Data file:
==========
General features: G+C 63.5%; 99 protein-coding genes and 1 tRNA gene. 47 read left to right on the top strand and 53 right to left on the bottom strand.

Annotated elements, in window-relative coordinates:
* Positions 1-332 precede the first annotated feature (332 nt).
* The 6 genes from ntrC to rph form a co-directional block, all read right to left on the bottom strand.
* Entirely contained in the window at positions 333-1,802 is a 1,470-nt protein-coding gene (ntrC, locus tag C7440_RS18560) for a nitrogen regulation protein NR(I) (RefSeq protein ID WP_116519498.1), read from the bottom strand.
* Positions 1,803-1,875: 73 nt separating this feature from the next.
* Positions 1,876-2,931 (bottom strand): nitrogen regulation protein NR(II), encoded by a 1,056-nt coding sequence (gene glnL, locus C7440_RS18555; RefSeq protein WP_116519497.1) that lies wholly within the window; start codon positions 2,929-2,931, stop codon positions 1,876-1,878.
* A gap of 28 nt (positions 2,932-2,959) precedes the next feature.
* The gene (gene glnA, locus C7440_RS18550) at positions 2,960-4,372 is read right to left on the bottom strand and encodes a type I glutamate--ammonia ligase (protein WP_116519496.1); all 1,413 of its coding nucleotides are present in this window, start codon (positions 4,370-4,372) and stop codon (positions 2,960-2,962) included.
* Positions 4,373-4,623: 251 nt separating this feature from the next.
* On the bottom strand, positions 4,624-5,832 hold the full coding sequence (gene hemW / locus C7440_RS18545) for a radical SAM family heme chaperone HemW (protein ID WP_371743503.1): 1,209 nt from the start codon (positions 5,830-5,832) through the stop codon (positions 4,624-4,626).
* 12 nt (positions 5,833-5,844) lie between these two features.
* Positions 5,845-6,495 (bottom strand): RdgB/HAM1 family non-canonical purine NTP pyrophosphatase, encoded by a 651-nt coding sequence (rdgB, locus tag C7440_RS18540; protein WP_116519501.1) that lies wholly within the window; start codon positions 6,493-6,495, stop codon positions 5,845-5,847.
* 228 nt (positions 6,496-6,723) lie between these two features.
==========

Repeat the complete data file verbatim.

General features: G+C 63.5%; 99 protein-coding genes and 1 tRNA gene. 47 read left to right on the top strand and 53 right to left on the bottom strand.

Annotated elements, in window-relative coordinates:
* Positions 1-332 precede the first annotated feature (332 nt).
* The 6 genes from ntrC to rph form a co-directional block, all read right to left on the bottom strand.
* Entirely contained in the window at positions 333-1,802 is a 1,470-nt protein-coding gene (ntrC, locus tag C7440_RS18560) for a nitrogen regulation protein NR(I) (RefSeq protein ID WP_116519498.1), read from the bottom strand.
* Positions 1,803-1,875: 73 nt separating this feature from the next.
* Positions 1,876-2,931 (bottom strand): nitrogen regulation protein NR(II), encoded by a 1,056-nt coding sequence (gene glnL, locus C7440_RS18555; RefSeq protein WP_116519497.1) that lies wholly within the window; start codon positions 2,929-2,931, stop codon positions 1,876-1,878.
* A gap of 28 nt (positions 2,932-2,959) precedes the next feature.
* The gene (gene glnA, locus C7440_RS18550) at positions 2,960-4,372 is read right to left on the bottom strand and encodes a type I glutamate--ammonia ligase (protein WP_116519496.1); all 1,413 of its coding nucleotides are present in this window, start codon (positions 4,370-4,372) and stop codon (positions 2,960-2,962) included.
* Positions 4,373-4,623: 251 nt separating this feature from the next.
* On the bottom strand, positions 4,624-5,832 hold the full coding sequence (gene hemW / locus C7440_RS18545) for a radical SAM family heme chaperone HemW (protein ID WP_371743503.1): 1,209 nt from the start codon (positions 5,830-5,832) through the stop codon (positions 4,624-4,626).
* 12 nt (positions 5,833-5,844) lie between these two features.
* Positions 5,845-6,495 (bottom strand): RdgB/HAM1 family non-canonical purine NTP pyrophosphatase, encoded by a 651-nt coding sequence (rdgB, locus tag C7440_RS18540; protein WP_116519501.1) that lies wholly within the window; start codon positions 6,493-6,495, stop codon positions 5,845-5,847.
* 228 nt (positions 6,496-6,723) lie between these two features.